BTW steps back in timePublished 11:01pm Thursday, February 7, 2013
During a special day at Booker T. Washington Elementary School on Thursday, fifth-graders learned about candle making, the American Revolution and other things that went on during colonial times.indirect
Besides a candle-making workshop with instructional assistant Patrice Wiggins and a presentation by the Constantia Chapter of the Daughters of the American Revolution, the school’s third annual Colonial Day also included activities like traditional toy making and colonial dance.
“It’s to immerse our children in history, to give them the opportunity to make the connections,” said one of the event’s organizers, teacher Jennifer Morris.
So much of America’s history took place in Hampton Roads, and even right here in Suffolk, she said, adding, “They need to make that connection and understand that they live in history.”
Teachers came to work in colonial garb, and students were also encouraged to come to school in olden day costumes.
Rooms were decorated to represent the different colonies, with students transitioning from colony to colony.
Some of the activities and lessons included a breakfast of johnnycakes, ham and spiced apple cider in the farmhouse, making traditional mobcaps and cravats in the Massachusetts haberdashery, calligraphy and sealing a letter with wax in the Delaware stationary shop, and picking cotton at the Virginia plantation.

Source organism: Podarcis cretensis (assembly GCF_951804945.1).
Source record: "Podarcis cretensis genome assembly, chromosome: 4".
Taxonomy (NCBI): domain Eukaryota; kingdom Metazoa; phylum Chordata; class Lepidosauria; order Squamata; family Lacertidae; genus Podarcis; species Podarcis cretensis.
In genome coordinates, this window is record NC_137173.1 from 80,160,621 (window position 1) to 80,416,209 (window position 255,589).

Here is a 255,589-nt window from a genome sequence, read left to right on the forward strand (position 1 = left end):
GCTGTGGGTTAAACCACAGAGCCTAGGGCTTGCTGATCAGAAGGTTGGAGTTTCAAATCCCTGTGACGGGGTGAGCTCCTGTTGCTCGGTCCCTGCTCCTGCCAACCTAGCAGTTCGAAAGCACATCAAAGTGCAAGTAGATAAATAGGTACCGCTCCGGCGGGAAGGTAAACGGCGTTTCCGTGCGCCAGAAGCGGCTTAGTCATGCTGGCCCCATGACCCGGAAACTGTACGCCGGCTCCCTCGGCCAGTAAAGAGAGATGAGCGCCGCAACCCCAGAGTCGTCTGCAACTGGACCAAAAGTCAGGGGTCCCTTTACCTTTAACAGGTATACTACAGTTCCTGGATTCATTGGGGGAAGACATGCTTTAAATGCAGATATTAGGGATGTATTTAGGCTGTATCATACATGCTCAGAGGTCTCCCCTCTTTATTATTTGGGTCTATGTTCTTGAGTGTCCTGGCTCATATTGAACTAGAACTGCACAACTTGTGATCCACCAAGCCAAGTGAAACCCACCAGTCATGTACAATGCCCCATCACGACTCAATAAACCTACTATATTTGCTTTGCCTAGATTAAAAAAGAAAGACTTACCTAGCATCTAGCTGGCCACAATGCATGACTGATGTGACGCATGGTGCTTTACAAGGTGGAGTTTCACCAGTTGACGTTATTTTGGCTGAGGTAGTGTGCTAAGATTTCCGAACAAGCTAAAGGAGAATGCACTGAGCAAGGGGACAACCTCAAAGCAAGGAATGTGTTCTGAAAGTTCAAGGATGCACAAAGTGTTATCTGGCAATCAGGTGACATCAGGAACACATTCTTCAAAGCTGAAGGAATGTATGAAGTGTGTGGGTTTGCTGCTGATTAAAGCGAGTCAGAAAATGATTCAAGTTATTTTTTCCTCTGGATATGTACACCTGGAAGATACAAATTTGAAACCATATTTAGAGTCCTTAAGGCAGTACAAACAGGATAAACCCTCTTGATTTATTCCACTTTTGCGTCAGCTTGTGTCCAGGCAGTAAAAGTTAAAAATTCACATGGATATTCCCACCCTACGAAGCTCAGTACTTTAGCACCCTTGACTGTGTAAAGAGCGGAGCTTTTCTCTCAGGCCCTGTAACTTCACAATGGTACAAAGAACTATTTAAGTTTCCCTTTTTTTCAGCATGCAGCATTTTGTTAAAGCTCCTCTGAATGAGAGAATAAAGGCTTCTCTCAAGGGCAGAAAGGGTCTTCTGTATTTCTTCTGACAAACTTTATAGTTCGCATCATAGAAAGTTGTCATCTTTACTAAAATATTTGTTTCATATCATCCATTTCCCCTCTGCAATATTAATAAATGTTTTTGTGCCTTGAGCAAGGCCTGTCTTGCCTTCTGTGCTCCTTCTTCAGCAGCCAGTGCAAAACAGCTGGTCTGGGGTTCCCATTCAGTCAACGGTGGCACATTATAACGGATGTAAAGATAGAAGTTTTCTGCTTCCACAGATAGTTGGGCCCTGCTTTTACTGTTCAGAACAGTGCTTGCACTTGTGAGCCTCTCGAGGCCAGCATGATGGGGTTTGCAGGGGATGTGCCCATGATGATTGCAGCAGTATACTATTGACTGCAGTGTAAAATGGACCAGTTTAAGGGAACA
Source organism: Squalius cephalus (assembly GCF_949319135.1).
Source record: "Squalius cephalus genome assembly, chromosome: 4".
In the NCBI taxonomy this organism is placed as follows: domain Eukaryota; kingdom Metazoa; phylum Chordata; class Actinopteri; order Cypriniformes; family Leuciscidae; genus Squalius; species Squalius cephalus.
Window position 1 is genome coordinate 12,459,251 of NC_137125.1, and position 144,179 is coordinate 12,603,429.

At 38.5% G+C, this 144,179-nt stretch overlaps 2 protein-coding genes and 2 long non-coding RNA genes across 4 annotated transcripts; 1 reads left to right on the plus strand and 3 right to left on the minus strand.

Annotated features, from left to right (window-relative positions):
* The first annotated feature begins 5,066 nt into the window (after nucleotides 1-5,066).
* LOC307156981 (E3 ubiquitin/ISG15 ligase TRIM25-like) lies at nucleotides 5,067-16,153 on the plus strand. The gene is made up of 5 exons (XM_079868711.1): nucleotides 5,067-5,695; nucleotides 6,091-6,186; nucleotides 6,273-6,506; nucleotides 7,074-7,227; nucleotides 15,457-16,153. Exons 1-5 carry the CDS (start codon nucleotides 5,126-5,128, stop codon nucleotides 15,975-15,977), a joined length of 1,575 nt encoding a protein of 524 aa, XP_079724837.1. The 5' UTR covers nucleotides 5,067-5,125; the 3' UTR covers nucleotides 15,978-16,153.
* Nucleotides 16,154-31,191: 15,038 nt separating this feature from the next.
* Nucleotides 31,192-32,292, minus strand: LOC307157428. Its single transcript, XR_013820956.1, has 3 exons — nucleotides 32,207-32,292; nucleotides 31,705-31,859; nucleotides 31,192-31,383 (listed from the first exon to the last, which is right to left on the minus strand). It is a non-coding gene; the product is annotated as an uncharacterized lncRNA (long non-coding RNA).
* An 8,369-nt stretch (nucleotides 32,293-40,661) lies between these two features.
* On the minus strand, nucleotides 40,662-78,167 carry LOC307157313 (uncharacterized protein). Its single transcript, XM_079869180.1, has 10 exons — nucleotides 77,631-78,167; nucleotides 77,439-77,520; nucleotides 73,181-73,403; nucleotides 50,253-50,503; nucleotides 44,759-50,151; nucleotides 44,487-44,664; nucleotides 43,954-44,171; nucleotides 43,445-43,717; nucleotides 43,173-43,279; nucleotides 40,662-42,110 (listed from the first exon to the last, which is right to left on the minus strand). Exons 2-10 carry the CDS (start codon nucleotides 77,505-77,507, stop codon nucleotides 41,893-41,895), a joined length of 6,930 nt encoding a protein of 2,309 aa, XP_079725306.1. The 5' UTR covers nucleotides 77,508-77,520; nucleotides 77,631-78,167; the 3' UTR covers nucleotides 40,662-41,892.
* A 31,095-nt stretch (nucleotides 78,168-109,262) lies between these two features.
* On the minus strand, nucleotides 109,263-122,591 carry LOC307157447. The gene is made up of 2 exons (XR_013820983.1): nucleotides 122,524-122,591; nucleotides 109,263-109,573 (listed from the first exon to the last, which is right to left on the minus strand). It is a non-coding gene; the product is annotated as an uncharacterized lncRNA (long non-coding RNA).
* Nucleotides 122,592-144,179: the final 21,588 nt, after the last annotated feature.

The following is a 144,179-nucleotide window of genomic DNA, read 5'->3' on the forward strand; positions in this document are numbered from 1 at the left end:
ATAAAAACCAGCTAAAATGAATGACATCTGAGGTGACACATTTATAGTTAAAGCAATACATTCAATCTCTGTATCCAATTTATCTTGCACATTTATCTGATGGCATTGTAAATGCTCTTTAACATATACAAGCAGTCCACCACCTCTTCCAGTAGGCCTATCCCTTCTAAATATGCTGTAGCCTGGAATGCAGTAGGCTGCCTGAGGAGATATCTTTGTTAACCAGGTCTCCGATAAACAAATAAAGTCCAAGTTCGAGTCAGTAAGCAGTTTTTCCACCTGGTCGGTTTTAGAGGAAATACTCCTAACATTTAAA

“It’s learning through doing, instead of through lecture or worksheets,” Morris said. “They are learning through being those people.”
Many children don’t understand how things were once different than they are today, said Kathy Walker, another organizer of the event.
“It helps them understand how people lived long ago and (gives them) the chance to experience being an artisan,” she said.
Morris added, “We also don’t have so much access to field trips, so this is (like) a field trip.”
In the afternoon, parents of the fifth-graders were invited to attend the Colonial Reader’s Theater to enjoy reenactments of key events on the road to independence.
Students brought to life on the stage the Boston Massacre, the Boston Tea Party, and Yorktown.
One student, Amos Boykin, said he enjoyed learning how to make a cravat. “It was really fun,” he said.
“I (also) learned that one person created a cotton machine and that it was one of the greatest things that he did.”
The school fundraised and relied on donations to fund the event, Morris said.